LULU GARCIA-NAVARRO, HOST:
We now get a rare look inside a French prison. Officials in France say prisons have become incubators of extremism. Many of the homegrown terrorists who've launched attacks in places like Paris and Brussels recently were radicalized while incarcerated, often while serving jail terms that had nothing to do with terrorism at all. NPR's Eleanor Beardsley reports.
ELEANOR BEARDSLEY, BYLINE: I'm escorted into Fresnes, one of the largest prisons in Europe, about 20 miles south of Paris. Like most French prisons, Fresnes is overcrowded. There are often three prisoners to tiny cells built for one plus bed bugs and rats.
(SOUNDBITE OF CATCALLS)
BEARDSLEY: Inmates yell out curses and cat calls from behind their barred windows as I visit a small, empty sports-yard ensconced between the cellblocks. There are plastic bags and punctured soccer balls caught in the surrounding concertina wire. Inmates here yelled out this way in November 2015, refusing to honor a minute of silence for the victims of the terrorist attacks on Paris cafes and the Bataclan Concert Hall. Fresnes prison director Philippe Obligis says he began to see a radicalization problem well before those attacks.
PHILIPPE OBLIGIS: (Through interpreter) There were some radical Muslims who were putting huge pressure on regular Muslims to adopt a certain behavior like taking a shower with clothes on and not listening to music or watching TV.
BEARDSLEY: In 2014, Fresnes became the first French prison to separate suspected radicalized inmates from the general prison population. After the major terrorist attacks of 2015, some other prisons did the same thing. Some of those terrorists who had targeted journalists at satirical weekly Charlie Hebdo, shoppers at a kosher supermarket and concert-goers in Paris had gone into prison as regular criminals and come out radicalized.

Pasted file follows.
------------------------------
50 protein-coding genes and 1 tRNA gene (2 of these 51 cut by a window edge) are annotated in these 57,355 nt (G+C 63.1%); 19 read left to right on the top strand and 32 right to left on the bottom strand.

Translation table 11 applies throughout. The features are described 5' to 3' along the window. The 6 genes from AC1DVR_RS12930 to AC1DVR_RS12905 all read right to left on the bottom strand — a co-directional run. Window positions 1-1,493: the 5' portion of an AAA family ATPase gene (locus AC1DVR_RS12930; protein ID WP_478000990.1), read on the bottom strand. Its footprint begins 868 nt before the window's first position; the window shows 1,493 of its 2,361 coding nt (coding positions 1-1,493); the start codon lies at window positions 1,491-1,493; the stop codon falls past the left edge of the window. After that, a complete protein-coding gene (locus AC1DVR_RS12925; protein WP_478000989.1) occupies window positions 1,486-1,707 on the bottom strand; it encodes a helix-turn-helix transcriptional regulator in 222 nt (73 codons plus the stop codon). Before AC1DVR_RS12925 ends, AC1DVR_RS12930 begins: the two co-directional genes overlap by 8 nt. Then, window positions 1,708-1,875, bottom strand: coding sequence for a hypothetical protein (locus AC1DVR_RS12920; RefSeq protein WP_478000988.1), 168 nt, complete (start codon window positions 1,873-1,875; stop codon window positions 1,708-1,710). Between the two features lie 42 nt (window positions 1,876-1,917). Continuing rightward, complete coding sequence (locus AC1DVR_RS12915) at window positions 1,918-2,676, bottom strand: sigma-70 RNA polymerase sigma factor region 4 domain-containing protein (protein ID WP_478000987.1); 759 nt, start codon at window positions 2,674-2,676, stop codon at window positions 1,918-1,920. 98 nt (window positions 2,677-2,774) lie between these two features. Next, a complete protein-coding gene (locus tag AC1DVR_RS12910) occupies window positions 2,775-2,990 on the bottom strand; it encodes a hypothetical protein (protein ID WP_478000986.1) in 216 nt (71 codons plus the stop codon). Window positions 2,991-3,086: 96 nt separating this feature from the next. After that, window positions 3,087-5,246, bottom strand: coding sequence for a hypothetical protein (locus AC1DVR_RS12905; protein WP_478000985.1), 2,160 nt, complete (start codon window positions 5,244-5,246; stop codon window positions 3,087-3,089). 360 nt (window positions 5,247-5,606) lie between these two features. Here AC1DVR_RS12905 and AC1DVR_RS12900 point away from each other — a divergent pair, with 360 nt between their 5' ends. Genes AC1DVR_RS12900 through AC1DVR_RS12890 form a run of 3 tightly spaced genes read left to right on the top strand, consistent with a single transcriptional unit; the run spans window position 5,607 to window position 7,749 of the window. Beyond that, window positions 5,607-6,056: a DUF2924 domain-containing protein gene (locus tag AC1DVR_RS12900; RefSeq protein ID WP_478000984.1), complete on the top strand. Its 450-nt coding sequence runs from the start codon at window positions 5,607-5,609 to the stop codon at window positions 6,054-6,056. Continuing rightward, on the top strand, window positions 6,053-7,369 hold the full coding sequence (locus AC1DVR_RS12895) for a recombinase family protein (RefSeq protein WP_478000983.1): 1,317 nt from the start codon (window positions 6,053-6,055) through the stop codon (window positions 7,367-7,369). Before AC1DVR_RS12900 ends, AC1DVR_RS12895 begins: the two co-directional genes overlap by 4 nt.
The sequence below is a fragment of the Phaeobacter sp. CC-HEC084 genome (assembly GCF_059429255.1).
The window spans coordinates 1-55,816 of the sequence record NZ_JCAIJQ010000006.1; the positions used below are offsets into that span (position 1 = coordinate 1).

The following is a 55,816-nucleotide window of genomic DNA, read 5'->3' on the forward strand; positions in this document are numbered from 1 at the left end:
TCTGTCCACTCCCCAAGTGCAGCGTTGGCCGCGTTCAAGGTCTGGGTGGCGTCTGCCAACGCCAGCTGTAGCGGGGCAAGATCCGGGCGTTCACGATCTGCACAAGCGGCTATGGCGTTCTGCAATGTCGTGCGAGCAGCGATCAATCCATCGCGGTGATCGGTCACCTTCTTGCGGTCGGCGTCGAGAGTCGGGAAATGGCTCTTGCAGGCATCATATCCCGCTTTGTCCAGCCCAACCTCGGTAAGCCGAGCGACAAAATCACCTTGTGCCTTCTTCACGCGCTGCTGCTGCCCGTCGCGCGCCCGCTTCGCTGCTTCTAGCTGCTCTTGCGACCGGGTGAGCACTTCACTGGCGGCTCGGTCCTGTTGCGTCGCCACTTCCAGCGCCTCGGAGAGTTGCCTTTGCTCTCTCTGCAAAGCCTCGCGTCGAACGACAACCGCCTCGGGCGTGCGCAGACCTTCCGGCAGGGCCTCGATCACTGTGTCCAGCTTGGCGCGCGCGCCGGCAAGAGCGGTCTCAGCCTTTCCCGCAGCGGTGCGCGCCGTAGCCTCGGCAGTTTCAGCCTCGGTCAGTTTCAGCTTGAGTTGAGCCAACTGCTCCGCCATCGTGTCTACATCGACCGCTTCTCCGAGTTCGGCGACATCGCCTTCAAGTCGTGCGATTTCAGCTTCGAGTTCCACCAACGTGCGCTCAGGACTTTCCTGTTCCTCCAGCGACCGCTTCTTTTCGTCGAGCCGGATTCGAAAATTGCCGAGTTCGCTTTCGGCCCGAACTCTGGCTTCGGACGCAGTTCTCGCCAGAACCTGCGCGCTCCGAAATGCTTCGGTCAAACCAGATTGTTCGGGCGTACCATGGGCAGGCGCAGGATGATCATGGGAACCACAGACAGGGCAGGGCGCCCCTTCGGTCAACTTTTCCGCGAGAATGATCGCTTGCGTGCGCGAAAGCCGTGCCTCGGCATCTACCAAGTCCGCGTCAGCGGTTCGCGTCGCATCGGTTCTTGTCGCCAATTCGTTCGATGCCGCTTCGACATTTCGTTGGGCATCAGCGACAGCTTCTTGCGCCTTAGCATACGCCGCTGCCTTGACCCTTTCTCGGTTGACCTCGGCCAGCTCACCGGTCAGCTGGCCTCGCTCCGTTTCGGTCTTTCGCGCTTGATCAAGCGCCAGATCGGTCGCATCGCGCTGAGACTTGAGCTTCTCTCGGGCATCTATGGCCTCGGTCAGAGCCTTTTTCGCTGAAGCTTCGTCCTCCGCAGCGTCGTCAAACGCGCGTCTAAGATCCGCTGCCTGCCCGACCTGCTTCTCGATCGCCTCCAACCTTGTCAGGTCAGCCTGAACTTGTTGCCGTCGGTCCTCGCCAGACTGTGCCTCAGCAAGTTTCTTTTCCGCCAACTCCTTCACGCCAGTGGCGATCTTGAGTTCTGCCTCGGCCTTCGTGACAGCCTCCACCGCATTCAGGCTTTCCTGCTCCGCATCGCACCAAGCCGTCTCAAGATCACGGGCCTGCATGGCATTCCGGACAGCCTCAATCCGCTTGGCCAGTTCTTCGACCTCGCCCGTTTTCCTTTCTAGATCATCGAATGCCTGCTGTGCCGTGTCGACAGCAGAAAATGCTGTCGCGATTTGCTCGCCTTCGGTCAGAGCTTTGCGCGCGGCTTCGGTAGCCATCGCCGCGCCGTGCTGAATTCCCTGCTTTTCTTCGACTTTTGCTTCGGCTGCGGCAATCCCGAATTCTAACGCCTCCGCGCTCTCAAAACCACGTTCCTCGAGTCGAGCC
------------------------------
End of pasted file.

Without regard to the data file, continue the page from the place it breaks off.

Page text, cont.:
The French government even put money into rehabilitation in the radicalized units, counseling and workshops for those deemed not too far gone. Businessman Pierre Botton went to jail in the 1990s and now runs an organization devoted to improving the lives of prisoners. He thinks radicals should be separated in different prisons entirely because they'll inevitably interact. Botton notes what happened when the only surviving terrorist from the Bataclan attacks, Salah Abdeslam arrived in a prison last year.
PIERRE BOTTON: When Salah Abdeslam arrives, they clap. You understand what I say? When he arrives into jail, they applaud.
BEARDSLEY: Botton says guys like Abdeslam are icons in Paris-region jails, where up to 70 percent of inmates identify as Muslim. He switches to French.
BOTTON: (Through interpreter) So when you put guys like this who represent a certain ideology in the heart of a prison surrounded by 4,000 inmates, there's a huge risk they'll contaminate the others.
BEARDSLEY: Yannis Warrach serves as an imam at another top-security prison in Normandy. He says having radicals alongside regular prisoners is a big problem. But grouping them all together is, too. For him, there are no easy answers. Prison is so brutal, inmates can only survive if they're part of a gang. Warrach sees how the radicals prey on newcomers.
YANNIS WARRACH: (Through interpreter) The ones who preach and proselytize will at first be nice to a detainee. They see his desperation. They'll befriend him, give them what he needs. Then they'll say it's destiny. They'll say that God has a mission for him. And, little by little, they brainwash him, telling him French society has rejected him. He can't get a job because of his Arab name, and he was always put in the worst class at school. The problem is this is often true.
BEARDSLEY: Warrach says another big problem is the prevalence in prison of hardline Salafist reading material that he says discourages Muslims from integrating in their own countries.
WARRACH: (Through interpreter) The prisoners I counsel have a lot of questions about Islam because they don't know much. I try to debunk this extremist literature and give them another narrative entirely.
BEARDSLEY: But Warrach says the radicals consider him an agent of the French state. So he has to meet secretly and hide his sessions with the inmates who so desperately want his help. Eleanor Beardsley, NPR News, Paris.
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